I’m with Evan on this one. It just isn’t a flaw for a meta to require Googling, nor is it a virtue for a meta to not require Googling. There are excellent metas of both types.

            I appreciate that you personally are not pushing the common misconception that it is cheating to use Google to solve a meta. But the button you propose would inevitably lead some people to adopt that misconception, and for that reason it would be a bad idea.

  20. Julian L says:

    I found all of the letter changes except for SER, and decided that we were supposed to turn that into SEL, making the answer meta-answer SALT, which seemed absolutely confirmed by the title (anagramming LAST). Had a mix of languages too (I thought of PAX in Latin instead of PAZ). Can I appeal to the jury?

    • Matt Gaffney says:

      Interesting, but TO BE is in the grid along with the other four translations, and suddenly switching to French when the other four are in Spanish is too arbitrary. SER isn’t the most commonly-known word by English-speakers, but it’s seen a lot in crosswords so I thought that put it over the top in terms of fairness.

      • Julian L says:

        It was the combination of things that threw me:

        1) All the other words were nouns
        2) That I had PAX instead of PAZ, which meant that not all were Spanish, and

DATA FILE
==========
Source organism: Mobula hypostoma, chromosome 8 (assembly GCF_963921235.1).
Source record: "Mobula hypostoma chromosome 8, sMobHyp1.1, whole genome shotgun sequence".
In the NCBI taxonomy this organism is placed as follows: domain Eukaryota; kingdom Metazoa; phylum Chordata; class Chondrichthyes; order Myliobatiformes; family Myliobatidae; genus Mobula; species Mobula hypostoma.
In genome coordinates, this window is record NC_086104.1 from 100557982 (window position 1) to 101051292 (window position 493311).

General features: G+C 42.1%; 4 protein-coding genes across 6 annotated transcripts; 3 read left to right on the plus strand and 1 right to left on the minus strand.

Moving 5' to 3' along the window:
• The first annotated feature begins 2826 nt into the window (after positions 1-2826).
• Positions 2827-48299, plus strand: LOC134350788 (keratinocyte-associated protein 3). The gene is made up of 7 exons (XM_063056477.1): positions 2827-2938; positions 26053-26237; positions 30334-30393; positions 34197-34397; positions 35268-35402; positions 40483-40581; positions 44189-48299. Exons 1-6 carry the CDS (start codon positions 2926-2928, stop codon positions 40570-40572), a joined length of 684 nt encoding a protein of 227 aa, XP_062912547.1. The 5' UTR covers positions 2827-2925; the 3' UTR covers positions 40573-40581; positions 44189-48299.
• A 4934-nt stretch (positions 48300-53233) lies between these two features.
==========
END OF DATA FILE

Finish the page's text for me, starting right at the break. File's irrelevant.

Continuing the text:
3) The title

        Perhaps alarm bells should have gone off given that 3 of the words I had were Spanish, but there really was enough of a click for me that I submitted it without a second thought. Obviously the actual answer is up to your usual standards of elegance, but it was a very nasty red herring for me (and I almost never bite on those).

        • paul coulter says:

          AMOR comes to Spanish straight from Latin, making the case for PAX and SEL as examples of a mix rather than outliers a bit stronger. SALT as an anagram of LAST is a clever feature I didn’t notice when I was trying to use SEL, but I do think the presence of TOBE in the grid, along with the other translations, makes ARROZ/RICE the only answer.

  21. Magoo says:

    Wow! What was this doing in week 2? I’m left assuming that a number of Spanish words (or Spanish speaking in general) is far more prevalent in the US than in other English-speaking countries, like mine, because of Mexico’s proximity. I didn’t know ARROZ, QUESO, or SER, so I was really struggling. The fact that both PAD and AMOK are Thai dishes seemed impossible to ignore, and CASE (houses in Italian), QU’EST (that is in French) and SEX (six in Latin) all translate into English too, though not as far as I knew into foods. So I never got close, despite suspecting translations of the last word of each themer. More annoyingly, RICE would have been my Hail Mary, but I never sent it in.